Elephant garlic is one of the easiest plants to grow either in your raised bed garden or in a container planter.

Planting Elephant Garlic Tips

  • Your container needs to be at least 10″ deep
  • Plant the cloves 6-10″ apart
  • The hole should be 4-6″ deep for the clove to be planted in
  • Plant with the pointy tip pointed up
  • Elephant Garlic takes some time to grow
  • Using containers limit the risk of disease or pests
  • Don’t use too many of the broad, flat leaf or your bulb may not grow as large
  • When the plants forms a flower, you will want to pinch it off, so the growing energy targets the bulbs

Harvesting Garlic

If harvest time is close, withhold any water from the plants. Watch the leaves.  When several leaves are yellow and dried with only a couple of green leaves left, your plant should be ready to harvest.

Loosen the soil around each bulb and gently lift the bulb.  Be careful not to damage the bulb.  A two year old Elephant Garlic bulb should yield at least 5 giant cloves, while a yearling plant will only produce a single clove.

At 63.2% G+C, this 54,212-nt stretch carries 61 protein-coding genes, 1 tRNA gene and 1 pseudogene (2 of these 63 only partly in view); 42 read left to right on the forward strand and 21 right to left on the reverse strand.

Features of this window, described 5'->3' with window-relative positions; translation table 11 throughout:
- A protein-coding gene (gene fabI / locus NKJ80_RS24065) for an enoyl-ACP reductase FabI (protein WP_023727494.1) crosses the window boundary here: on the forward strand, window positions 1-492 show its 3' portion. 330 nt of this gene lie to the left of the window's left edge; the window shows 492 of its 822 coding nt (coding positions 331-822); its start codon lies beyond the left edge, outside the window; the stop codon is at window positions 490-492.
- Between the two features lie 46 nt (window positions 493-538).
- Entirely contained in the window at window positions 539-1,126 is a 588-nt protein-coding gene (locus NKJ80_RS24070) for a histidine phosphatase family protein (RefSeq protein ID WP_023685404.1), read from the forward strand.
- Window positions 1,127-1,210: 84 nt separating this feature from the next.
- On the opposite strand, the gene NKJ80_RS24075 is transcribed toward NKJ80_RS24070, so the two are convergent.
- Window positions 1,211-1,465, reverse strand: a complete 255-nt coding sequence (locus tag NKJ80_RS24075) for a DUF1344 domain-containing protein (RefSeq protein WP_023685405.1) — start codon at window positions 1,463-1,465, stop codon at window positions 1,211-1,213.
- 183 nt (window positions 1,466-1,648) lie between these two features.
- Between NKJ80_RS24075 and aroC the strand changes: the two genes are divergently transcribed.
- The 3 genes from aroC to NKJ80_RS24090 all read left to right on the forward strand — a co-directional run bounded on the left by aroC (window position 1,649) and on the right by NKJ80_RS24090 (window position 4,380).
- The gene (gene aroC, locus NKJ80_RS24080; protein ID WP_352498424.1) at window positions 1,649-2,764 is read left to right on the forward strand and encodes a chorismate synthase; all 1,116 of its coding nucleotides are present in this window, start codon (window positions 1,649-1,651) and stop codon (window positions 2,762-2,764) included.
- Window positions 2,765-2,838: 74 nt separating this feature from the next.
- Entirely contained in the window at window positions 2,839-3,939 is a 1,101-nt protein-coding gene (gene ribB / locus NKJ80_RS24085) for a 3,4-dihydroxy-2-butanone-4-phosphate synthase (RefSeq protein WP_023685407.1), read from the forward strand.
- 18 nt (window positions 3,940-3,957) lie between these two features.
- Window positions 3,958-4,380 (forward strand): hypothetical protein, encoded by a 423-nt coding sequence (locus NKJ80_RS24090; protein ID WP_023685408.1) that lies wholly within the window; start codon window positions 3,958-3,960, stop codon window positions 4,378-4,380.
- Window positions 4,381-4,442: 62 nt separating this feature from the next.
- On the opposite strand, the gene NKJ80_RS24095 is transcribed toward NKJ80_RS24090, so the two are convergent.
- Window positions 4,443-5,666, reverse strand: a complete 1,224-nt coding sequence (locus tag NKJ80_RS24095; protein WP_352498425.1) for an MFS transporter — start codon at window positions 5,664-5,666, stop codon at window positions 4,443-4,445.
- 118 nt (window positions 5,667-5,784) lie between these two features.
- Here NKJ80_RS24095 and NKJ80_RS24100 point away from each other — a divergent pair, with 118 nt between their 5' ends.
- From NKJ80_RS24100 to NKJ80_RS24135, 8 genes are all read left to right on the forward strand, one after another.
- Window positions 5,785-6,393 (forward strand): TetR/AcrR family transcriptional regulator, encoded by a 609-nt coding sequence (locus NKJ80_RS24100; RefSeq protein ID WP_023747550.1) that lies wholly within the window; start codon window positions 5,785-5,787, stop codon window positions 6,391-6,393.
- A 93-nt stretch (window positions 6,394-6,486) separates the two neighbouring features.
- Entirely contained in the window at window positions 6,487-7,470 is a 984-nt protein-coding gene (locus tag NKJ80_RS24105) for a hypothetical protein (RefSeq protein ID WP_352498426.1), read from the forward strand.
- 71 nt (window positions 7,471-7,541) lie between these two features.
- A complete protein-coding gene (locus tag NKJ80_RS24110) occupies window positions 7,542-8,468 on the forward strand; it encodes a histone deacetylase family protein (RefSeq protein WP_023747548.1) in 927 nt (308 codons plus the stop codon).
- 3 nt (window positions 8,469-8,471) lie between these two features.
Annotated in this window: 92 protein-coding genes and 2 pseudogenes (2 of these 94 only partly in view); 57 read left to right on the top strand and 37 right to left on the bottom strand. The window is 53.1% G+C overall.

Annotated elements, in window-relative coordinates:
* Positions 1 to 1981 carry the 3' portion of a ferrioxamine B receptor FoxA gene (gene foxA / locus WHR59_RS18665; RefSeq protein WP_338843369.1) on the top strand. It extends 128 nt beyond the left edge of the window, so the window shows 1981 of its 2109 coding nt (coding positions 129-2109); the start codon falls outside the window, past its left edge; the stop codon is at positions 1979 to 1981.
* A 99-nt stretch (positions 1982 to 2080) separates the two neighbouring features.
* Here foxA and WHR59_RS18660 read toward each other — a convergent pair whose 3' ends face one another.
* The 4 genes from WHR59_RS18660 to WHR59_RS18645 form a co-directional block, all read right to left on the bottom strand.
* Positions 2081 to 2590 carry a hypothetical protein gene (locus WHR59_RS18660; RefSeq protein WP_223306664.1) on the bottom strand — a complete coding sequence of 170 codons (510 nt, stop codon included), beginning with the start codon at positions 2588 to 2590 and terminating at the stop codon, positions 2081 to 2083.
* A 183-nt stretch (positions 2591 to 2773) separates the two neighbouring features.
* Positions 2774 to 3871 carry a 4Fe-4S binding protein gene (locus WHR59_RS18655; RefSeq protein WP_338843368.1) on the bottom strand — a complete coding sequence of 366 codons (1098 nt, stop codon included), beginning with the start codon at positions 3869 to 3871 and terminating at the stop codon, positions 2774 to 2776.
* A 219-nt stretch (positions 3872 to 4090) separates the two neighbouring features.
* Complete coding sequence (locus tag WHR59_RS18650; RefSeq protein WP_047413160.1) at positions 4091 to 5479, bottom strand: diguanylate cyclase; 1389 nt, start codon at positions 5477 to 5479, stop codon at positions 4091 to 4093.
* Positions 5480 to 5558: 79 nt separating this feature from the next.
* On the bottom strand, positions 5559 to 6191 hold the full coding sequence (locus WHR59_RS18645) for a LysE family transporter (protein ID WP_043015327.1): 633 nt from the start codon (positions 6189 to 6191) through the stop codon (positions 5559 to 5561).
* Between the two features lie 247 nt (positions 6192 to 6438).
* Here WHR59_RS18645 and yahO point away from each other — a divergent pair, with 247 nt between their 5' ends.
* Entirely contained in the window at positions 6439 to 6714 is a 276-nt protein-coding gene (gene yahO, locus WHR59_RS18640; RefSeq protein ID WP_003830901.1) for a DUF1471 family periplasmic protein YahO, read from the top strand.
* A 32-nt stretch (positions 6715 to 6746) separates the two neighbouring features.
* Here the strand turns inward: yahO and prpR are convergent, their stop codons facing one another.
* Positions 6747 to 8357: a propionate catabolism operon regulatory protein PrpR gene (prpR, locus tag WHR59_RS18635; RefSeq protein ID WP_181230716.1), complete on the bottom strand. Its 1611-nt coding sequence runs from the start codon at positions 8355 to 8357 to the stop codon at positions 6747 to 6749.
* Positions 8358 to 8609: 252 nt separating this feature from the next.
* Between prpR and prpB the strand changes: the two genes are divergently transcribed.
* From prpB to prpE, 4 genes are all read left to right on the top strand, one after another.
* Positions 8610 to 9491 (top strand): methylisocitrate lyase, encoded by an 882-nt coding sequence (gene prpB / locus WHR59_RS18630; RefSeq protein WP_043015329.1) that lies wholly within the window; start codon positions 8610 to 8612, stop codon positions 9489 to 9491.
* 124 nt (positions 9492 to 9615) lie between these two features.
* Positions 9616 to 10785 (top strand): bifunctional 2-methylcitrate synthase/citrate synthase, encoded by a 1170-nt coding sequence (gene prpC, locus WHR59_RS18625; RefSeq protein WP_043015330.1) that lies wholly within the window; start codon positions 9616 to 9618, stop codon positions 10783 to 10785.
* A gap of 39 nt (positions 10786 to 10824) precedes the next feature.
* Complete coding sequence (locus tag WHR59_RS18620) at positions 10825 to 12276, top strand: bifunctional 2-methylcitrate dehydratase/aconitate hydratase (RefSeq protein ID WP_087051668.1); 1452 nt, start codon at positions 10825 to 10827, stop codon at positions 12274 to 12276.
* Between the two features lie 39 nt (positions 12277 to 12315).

Place the bulbs with the dried leaves still attached in a sunny location, protected from any rain to let them dry.

Storing Elephant Garlic

You should store your elephant garlic in a dry area with good air flow.  Some people like to braid the leaves together and hang the finished braid from the ceiling.   Now you have cloves to cook with or return to the garden for next years crop.

Elephant Garlic Facts

Did you know that Elephant Garlic isn’t really a true Garlic?  It is actually in the Onion family and is in the same family as the Leek.   The leaves are similar to the leaves on the leek plant.  They are flat and broad.  Instead of one large bulb like the leek has, the elephant garlic forms a large bulb made up of cloves much like the garlic plant, but much larger.  The flavor is more similar to the flavor of leeks and milder than garlic.

Elephant Garlic is an excellent choice for your container gardens.  Since this is a slow growing plant choice, you should have room in your planter to add other faster growing vegetables, herbs or flowers.

Filed under: Container Gardening